With the growth in demand for artificial intelligence (AI) technology and its applications, and the supporting infrastructure — particularly for computing, storage, and energy needs — the search intensifies for new hardware technologies based on new materials, and the architecture needed for the transition.

Researchers at IIT-Madras have come up with ‘memristor-based devices’ for designing low-power, high-performance hardware for AI and internet of things (IoT). A memristor is an electrical component that can “remember” the amount of charge that has passed through it and alter its resistance accordingly. Moreover, memristors are capable of ‘non-volatile memory’, namely they can “remember” their resistance state even after the power is turned off. 

So how does a memristor-based device store data or perform logical functions? 

To understand this, let’s look at the memristor-based device’s structure. To create one, we put a layer of insulator or semiconductor between two metal electrodes. By sending electricity through these electrodes, you can alter the layer’s ability to conduct electricity. When you send electricity in one direction, it makes a pathway between the electrodes and there is flow of electricity. When sent in the opposite direction the pathway breaks, impeding the flow of electricity. We can think of these two outcomes as “on” and “off”, which we can use to store data or make decisions in a computer. 

Dr Abhishek Misra, faculty at IIT-M’s department of physics, says, “Memristor-based devices are at the forefront of the development of low-power, high-performance electronic hardware required to implement the emerging concepts of AI and internet of things (IoT). These AI- and IoT-based technologies can serve humanity in various ways such as providing better healthcare, security, and education, to name a few.” 

Unidimensional factor

Like many technologies popular today that were born in the 1950s and beyond, the memristor, too, has a long history. In 1971, Leon Chua theoretically proposed the memristor as the fourth fundamental circuit element (after resistors, capacitors, and inductors). In 2008, researchers at Hewlett-Packard Laboratories, led by R Stanley Williams, announced the practical realisation of the memristor using certain metal oxides, making it the first experimental demonstration of memristive behaviour. In the 2020s, the exploration of memristors continues to advance, with research focusing on scaling up memristor-based technologies for commercial applications.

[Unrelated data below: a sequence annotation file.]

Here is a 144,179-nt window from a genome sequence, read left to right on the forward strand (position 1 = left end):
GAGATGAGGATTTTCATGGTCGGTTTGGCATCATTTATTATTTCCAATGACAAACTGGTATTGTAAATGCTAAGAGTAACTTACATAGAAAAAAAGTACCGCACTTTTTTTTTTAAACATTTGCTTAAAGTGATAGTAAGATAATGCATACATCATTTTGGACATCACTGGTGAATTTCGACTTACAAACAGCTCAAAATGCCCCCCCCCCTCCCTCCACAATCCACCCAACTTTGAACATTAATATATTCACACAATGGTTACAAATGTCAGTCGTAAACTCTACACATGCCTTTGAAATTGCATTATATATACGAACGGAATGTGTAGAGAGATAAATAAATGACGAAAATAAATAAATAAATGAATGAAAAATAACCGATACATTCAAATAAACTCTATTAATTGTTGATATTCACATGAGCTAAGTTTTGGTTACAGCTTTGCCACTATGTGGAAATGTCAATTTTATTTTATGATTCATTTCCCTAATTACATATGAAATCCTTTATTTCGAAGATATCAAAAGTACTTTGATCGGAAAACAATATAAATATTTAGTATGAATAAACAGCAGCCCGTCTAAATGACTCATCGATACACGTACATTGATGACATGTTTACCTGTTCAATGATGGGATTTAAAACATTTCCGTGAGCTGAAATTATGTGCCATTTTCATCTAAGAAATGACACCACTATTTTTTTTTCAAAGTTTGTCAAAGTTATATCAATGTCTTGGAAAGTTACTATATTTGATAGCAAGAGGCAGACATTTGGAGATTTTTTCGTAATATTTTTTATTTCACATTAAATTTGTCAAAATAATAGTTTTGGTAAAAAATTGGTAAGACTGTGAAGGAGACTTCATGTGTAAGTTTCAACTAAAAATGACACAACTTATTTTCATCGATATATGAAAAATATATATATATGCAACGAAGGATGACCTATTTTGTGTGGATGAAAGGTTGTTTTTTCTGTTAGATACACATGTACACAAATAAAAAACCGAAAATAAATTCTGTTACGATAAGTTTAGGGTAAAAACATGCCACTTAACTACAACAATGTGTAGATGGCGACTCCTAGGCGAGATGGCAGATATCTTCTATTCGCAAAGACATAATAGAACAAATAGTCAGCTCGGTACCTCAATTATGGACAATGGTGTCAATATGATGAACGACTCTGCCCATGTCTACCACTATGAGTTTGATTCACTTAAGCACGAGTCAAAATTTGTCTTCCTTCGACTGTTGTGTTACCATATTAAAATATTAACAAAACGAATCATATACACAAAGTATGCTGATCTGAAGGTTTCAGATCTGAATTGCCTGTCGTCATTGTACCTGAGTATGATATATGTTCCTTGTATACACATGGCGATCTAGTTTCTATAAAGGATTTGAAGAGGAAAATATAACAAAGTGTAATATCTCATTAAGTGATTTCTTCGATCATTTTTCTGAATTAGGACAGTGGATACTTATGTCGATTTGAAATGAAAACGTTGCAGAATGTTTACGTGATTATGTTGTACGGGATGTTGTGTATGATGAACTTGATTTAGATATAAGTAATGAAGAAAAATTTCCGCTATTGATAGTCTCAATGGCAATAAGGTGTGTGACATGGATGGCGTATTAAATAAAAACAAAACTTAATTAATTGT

Researchers at the IoE Centre for 2D Materials Research and Innovation (C2DMRI) at IIT-Madras have developed an innovative memristor device architecture using one-dimensional core-shell heterostructures of molybdenum dioxide-molybdenum disulphide. 

It offers significant advantages including ultra-low power operation, volatile and non-volatile resistive switching, a smaller footprint, and speed. 

Renu Yadav, PhD scholar at IIT-M’s physics department, says “the developed memristors can be as intelligent as a human brain. These devices can store as well as process information — thereby providing smarter solutions to the traditional von Neumann architecture, where the processing and storage units are separated”.

These structures, grown via chemical vapour deposition (CVD), feature a distinctive coaxial electrical contact between the inner core (metal molybdenum dioxide) and the outer shells (atomically thin-layered molybdenum disulphide) with a unidimensional geometry, marking a substantial leap from memristor design involving two-dimensional layered materials.

The devices are categorised as non-volatile (displaying a strong conducting path even without power supply and hence needing a voltage to break it), and volatile (weak conducting path that breaks on its own).

Nano advantage

Conventionally, metal oxides such as titanium dioxide, aluminium oxide and hafnium oxide are used as the sandwiched layer. However, after the discovery of atomically thin, two-dimensional layered materials such as molybdenum disulphide and tungsten disulphide, these are being explored for use as a resistance switching layer. Such memristors based on layered materials have advantages such as ultimate vertical scaling, reduced operating power, and energy efficiency.

The IIT-M team has fabricated the memristors on nanowire to make it unidimensional. 

Nanowire consists of a core shell heterostructure, with the metal core molybdenum dioxide serving as one electrode and the layered semiconducting shells of molybdenum disulphide serving as the switching layer. 

Further, a silver electrode is deposited on the axial direction of the nanowire to complete the metal-semiconductor-metal memristive structure. Depending on the thickness of the molybdenum disulphide shell in nanowire, both volatile and non-volatile resistive switching are achieved.

The unidimensional core shell heterostructure has a 10-nm diameter metallic core wrapped by a few layers of molybdenum disulphide, leading to smaller memristors.

Misra says the memristor device architecture has the potential to serve as a basic building block for future integrated circuits.